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Libby Gill Quotes

Libby Gill

Libby Gill quotes: words of wisdom from the executive coach.

“Make your desire known. As my mom used to say, ‘If you wanna play with the big dogs, you’ve gotta get off the porch.’ Don’t be afraid to make your ambitions known. You’ve got to take the risk if you want to get to the top.”

“Ask and answer these three questions before you get carried away with creating your logo and website: 1) What are my strengths and skills? 2) What are my passions? 3) What does the marketplace want from me? If you can answer and act on those, you might just have a business.”

“First, clarify your vision of success in your personal and professional life. Second, simplify the most direct route to realizing that vision including letting go of limiting assumptions and excuse-making. Third, execute an aggressive action plan against measurable milestones. And always add factors for accountability whether that means hiring a coach, joining my accountability club or having a family member keep you on track.”

“Resist the slippery slope of excuse-making. Even if the excuses are true—’I’m too old,’ ‘I’m too poor,’ or ‘I don’t have enough time’—find ways to transcend excuses and start taking action.”

“Effective leadership is about having a clear vision, perseverance, correcting the course, and continuing to move towards your vision as long as it stays true to what’s in your heart, your mind, and your gut.”

“As a business leader, reach out for support. Some people perceive asking for support as a weakness, but it’s a tough time, and we’ve got to open up ourselves to receiving help and support.”

“Know your culture fit. If you don’t understand your culture and how you fit into it, advancing to the top ranks is a non-starter. If you’re a disruptor but your organization thrives on traditional processes and button-downed people, it might be difficult to climb the ladder. Unless, of course, your contrary perspective is exactly what the enterprise needs. Understand how your skills and style can impact the organization and thrive in its culture.”

“Have a fundamental belief that change is possible. Not everybody believes that change is possible. There are plenty of people who are always justifying their defense of the status quo, and they’re going to stay exactly where they are forever. But as we move to an age that’s beyond the information age that’s about ideas and imagination, we need to be able to carry out those visions. It all becomes possible by having a fundamental belief that change is possible.”

“Link belief to behavior. When you link belief to behavior, that’s where the magic happens. If you link belief to behavior and the vision, then you’re going to act your way to achieving your vision.”

“There’s no such thing as an overnight success. Have money in the bank, great advisors and an idea that you’re so passionate about, you’re willing to crash and burn rather than abandon it before you really play it out.”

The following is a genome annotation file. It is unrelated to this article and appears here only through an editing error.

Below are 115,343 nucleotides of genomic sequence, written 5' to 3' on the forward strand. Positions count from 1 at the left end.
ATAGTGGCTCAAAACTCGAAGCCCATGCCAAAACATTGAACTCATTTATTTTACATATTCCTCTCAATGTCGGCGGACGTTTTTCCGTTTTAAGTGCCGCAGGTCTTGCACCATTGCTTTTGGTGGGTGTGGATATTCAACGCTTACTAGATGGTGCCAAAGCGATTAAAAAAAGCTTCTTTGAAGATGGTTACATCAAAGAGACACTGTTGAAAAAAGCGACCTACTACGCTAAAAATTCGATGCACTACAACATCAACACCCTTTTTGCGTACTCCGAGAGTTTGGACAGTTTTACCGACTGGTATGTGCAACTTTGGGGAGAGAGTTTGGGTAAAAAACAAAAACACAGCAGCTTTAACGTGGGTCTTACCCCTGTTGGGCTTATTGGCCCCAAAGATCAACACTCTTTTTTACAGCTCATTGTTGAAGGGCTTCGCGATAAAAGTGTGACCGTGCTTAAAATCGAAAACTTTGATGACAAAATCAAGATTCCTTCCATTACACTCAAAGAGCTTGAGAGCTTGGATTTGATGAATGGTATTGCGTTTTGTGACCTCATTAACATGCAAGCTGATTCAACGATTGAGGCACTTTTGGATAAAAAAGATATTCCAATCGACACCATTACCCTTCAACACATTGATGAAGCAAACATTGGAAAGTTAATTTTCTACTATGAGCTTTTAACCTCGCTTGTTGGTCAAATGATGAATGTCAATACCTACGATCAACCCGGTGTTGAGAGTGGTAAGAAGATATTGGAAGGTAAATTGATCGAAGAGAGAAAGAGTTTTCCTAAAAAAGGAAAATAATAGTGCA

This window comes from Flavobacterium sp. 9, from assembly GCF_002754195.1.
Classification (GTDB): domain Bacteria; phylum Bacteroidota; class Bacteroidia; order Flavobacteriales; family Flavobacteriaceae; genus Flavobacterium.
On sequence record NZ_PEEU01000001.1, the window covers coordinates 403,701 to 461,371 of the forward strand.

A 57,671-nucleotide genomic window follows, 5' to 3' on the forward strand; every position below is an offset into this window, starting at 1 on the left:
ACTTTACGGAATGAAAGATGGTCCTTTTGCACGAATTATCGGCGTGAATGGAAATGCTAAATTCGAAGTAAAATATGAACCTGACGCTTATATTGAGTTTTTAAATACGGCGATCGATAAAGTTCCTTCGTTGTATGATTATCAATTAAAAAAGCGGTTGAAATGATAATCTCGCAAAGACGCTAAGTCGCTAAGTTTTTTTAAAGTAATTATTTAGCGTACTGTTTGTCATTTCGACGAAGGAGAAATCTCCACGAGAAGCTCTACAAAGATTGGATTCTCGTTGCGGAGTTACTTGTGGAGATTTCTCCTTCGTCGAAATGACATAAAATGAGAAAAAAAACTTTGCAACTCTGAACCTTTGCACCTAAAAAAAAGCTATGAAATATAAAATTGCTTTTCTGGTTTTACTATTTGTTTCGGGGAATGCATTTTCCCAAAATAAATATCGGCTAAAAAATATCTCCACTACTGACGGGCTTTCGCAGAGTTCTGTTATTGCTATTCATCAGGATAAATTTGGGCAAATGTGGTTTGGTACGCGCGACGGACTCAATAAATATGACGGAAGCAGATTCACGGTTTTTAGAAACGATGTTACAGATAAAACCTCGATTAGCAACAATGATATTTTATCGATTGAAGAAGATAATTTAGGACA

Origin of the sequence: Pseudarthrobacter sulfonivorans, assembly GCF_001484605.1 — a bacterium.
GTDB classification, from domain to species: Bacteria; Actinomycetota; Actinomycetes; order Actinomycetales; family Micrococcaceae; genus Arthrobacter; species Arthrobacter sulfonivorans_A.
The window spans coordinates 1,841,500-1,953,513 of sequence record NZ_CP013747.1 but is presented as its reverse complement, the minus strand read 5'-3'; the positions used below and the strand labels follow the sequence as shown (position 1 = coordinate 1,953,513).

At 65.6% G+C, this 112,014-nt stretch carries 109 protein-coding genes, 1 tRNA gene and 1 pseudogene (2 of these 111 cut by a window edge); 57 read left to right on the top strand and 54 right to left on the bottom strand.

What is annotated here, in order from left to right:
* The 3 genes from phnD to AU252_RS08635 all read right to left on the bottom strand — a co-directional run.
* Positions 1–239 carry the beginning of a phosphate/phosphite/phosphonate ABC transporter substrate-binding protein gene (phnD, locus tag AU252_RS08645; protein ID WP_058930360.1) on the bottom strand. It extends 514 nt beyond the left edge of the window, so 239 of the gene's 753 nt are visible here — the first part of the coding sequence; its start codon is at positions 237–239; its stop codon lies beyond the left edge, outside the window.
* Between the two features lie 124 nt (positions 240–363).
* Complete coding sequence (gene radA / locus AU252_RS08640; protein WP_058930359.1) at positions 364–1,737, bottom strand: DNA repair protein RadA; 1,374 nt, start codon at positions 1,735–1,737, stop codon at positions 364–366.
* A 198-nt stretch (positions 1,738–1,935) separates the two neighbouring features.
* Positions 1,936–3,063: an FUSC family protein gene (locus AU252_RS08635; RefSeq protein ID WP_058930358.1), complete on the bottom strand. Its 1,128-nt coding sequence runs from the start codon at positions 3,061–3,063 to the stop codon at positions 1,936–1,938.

“Have patience. Opportunities get pretty slim up at the top, so timing is everything. Find out if and when your management would consider you for a C-level position. If there’s someone in the spot you want who’s early in their tenure and doing a fabulous job, recognize that while your time may come, it may not be anytime soon. Either settle in and wait your turn or set your sights elsewhere.”

“Bring your C-game. It’s important that you’re excelling in your current role before you announce your desire for a bigger one. You should always be developing your skills and knowledge base, as well as demonstrating your impact on the organization. Meantime, ask your higher-ups what else you need to learn, build, or achieve… to prove you’re ready for the next level.”

“Steal from the best. That is, find a role model or several who do what you want to do and see what works—and what doesn’t work—for them. It’s a lot easier than starting from scratch.”

“Rally support. You should always be building a network of allies, but it’s especially important when you have your eye on a C-spot. Make sure you venture out of your comfort zone and get to know—and support—people across the enterprise.”

“What is the most valuable gift you have to share with others? Maybe you can teach financial literacy, boost physical health and wellness, or guide people to shift to more positive mindsets. Whatever it is, start, or continue, honing your gift.”

“Determine the type of individual or organization where you know you can make a difference and begin making connections.”

“Don’t expect your friends and family to get it. This is your obsession and it’s likely that no one will be as enthusiastic as you are. Realize that your ambition and drive may rock the boat and do it anyway.”

“Steer clear of ‘limiters’ and embrace ‘liberators.’ It’s been said, ‘Show me your friends and I’ll show you your future.’ What kind of company have you been keeping? Maybe it’s time to mix it up a bit. Watch out for the limiters who, unwittingly or not, may limit you because of their own fears and jealousies. Instead, surround yourself with liberators who often have more faith in your ability to reinvent than you do yourself!”

“Just by shifting the focus from finding people to support you to supporting other people, you actually end up attracting supporters.”

“Invest in yourself and your business. What works for you today may not necessarily work for you tomorrow, so keep learning, growing, and hiring people smarter than you to help.”